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Wednesday, April 24, 2019  Spokane, Washington  Est. May 19, 1883
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Registration underway for Mead School District’s popular summer STEM camps

The Mead School District is accepting registrations for its summer STEM camps July 2019. In this photo taken in January 2019, children experiment with an augmented reality sandbox created by Flexhibit during Mead High School’s annual STEM night. (Nina Culver / The Spokesman-Review)
The Mead School District is accepting registrations for its summer STEM camps July 2019. In this photo taken in January 2019, children experiment with an augmented reality sandbox created by Flexhibit during Mead High School’s annual STEM night. (Nina Culver / The Spokesman-Review)

The Mead School District is continuing its annual tradition of opening its doors to the community for summer STEM camps and registration for the popular camps is now open.

The weeklong camps focused on science, technology, engineering and math run the weeks of July 8, July 15 and July 25. The camps include a Mission to Mars, exploring space, forensics, studying the ecology of the Spokane River, building go-karts or doing coding and gaming. Most of the camps are repeated every week so kids have plenty of opportunities to sign up for more than one camp.

“We often have kids attending multiple camps,” STEM coordinator Dave Gamon said.

Sessions are from 8 a.m. to 1 p.m. Monday through Thursday at Northwood Middle School. Free lunch and breakfast are served. The cost is $120 per week and scholarships are available. Parents can sign up their children at www.mead354.org.

The camps also feature “Lunch With Legends,” where local business people and entrepreneurs are invited to speak to the kids about their career path. Some speakers return year after year, and one regular is a former NASA scientist who is now a physics professor, said Doug Edmonson, executive director of career and technical education and STEM.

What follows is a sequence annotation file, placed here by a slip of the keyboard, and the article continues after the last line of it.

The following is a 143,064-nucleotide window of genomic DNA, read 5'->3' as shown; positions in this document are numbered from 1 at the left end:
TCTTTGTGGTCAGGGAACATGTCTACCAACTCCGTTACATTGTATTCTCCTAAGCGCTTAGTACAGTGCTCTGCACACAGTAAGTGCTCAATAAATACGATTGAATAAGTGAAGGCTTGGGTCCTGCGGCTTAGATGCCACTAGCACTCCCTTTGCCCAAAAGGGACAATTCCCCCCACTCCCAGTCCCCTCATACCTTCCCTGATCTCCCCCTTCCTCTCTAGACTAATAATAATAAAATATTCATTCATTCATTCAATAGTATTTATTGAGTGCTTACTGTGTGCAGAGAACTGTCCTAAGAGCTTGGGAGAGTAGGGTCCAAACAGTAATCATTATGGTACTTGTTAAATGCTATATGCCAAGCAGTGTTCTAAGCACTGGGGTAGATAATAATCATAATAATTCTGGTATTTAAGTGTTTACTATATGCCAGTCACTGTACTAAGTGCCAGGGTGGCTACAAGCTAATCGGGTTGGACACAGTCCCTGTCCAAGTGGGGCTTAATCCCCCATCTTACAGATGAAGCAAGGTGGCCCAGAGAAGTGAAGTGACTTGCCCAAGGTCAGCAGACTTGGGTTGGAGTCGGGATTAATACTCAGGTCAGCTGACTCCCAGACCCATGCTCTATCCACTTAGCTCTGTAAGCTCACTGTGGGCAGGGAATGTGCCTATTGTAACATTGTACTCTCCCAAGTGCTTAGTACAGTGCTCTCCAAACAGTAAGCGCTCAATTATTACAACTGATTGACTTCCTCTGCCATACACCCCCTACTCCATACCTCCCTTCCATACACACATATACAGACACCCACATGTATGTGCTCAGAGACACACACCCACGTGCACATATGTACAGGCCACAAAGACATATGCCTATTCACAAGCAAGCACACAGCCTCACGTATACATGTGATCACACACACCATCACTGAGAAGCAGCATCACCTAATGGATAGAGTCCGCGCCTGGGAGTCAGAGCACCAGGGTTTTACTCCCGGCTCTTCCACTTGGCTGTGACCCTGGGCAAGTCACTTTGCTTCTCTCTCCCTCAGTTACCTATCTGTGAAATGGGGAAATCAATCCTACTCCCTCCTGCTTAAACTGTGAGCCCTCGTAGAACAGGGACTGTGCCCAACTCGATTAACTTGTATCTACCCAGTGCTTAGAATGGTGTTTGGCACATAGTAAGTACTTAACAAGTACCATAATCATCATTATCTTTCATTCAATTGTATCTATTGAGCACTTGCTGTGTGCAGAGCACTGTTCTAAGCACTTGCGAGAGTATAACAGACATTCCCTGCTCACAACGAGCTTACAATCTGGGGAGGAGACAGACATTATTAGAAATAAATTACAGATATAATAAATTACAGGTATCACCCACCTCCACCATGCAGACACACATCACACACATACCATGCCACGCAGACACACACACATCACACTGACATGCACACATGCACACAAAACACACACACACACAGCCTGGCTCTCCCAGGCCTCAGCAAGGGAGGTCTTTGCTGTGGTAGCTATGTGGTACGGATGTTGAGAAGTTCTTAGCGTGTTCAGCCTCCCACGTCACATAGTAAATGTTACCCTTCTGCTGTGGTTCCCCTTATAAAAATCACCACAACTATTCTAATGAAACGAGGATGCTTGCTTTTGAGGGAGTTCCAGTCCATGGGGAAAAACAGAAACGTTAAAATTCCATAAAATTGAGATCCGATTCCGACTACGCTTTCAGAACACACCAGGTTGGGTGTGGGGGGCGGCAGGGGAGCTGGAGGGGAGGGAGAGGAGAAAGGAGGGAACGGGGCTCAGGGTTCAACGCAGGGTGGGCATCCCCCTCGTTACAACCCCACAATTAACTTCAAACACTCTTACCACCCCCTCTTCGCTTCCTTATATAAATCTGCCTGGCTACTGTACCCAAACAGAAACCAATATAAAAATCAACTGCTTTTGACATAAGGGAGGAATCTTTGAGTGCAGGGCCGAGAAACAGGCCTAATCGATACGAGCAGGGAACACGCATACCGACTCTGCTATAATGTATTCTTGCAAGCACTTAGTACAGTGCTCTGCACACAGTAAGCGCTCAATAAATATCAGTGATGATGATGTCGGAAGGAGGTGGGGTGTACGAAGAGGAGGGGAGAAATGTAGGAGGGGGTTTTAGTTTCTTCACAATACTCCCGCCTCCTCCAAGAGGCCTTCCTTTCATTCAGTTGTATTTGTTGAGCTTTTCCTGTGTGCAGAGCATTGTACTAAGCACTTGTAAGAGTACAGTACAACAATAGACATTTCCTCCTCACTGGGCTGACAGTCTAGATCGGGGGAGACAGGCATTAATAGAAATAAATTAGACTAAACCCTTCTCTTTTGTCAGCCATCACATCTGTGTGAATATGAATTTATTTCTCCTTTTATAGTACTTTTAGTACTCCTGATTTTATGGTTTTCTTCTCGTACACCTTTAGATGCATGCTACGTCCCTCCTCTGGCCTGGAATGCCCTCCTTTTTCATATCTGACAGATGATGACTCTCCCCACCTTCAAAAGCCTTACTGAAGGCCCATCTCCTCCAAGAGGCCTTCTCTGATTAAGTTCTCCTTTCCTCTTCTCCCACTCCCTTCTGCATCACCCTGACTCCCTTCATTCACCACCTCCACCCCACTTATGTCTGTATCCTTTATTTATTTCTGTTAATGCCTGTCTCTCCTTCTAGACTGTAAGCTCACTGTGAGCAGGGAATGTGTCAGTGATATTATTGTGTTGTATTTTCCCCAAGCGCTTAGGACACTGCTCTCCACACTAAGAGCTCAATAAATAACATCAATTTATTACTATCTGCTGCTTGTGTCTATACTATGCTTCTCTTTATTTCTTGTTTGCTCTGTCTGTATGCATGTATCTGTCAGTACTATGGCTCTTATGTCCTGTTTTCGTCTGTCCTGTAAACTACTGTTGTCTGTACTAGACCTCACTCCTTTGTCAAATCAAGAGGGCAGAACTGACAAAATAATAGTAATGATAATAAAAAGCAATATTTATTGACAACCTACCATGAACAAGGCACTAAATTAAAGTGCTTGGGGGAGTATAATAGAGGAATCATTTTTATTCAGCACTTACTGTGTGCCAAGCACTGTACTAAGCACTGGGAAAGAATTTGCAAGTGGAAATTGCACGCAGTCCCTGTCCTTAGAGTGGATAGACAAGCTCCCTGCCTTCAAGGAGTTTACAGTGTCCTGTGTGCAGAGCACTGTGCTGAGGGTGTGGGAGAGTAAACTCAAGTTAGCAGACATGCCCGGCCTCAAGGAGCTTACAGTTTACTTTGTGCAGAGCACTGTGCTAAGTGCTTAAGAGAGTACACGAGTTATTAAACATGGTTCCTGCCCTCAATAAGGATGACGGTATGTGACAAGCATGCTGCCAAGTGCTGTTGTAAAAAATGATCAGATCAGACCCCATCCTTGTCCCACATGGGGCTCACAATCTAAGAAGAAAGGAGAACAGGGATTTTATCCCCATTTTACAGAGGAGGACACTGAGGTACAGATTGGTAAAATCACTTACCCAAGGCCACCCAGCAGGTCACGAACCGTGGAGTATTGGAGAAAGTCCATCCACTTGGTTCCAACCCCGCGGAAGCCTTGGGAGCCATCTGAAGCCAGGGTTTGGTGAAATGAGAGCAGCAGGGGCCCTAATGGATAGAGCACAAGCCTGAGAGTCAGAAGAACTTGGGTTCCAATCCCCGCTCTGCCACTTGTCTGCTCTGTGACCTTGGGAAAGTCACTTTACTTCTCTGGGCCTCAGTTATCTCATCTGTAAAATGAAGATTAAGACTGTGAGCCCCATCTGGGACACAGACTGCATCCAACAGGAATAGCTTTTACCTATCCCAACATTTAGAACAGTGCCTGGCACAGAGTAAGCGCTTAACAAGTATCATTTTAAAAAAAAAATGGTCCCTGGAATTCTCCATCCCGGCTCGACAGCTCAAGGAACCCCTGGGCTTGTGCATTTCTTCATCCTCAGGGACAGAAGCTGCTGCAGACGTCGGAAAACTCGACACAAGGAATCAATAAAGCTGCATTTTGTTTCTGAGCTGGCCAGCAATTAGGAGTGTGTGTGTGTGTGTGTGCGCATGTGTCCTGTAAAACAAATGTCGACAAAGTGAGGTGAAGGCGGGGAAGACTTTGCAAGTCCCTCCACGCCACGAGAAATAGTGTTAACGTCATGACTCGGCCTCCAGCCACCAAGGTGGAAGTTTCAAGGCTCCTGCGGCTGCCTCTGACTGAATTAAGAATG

Edmonson and Gamon came up with the “crazy” idea for a STEM camp four years ago after the district did a Thought Exchange to get input from the community about what they wanted to see in the district. “The number one thing they said was more STEM opportunities in our district,” Edmonson said.

The first year of camps had 180 students in grades 4-6, and then filled up with 240 students the next.

Now the camps are open to students in grades 2-8 and there are 420 spots available this year. The camps usually fill up shortly after spring break and Gamon said he expects the camps to be full by the end of April.

The camps get kids excited for the upcoming school year, Edmonson said. He said he often hears comments from students asking why school can’t be that fun every day and that they had no idea that school could be so fun.

The camp is self-sustaining, with the fees paid by students paying for all the staff and supplies. “We’ve got well-trained and highly qualified staff who love kids,” Gamon said.

Edmonson said he believes if children are exposed to STEM concepts at a young age, they are more likely to be interested in them as careers when they get older. While the STEM program is for all students, Edmondson said he hopes it will encourage girls to go into engineering and computer science, both traditionally male-dominated fields.

Gamon said a recent study showed that schools have to get kids interested in STEM while they are young. “High school and college are almost too late,” he said. “We really want to give them a vision of what their future could look like.”

It’s too soon to tell if the summer camp is having the desired effect. The group of Mead students who attended the first summer STEM camp will be freshmen in high school this year, Edmonson said. He said he’s looking forward to seeing if they are more likely to consider STEM careers than those who didn’t attend the camps.

“In three years, we’ll have some pretty good data,” he said.

The camps are open to all students, not just those from the Mead School District, Edmonson said. The first year was limited to Mead students, but it was quickly opened up to the community at large.

“We allow the entire community to show up,” Edmonson said. “We have a lot of private schools around who want in. We want to improve all kids in our area.”

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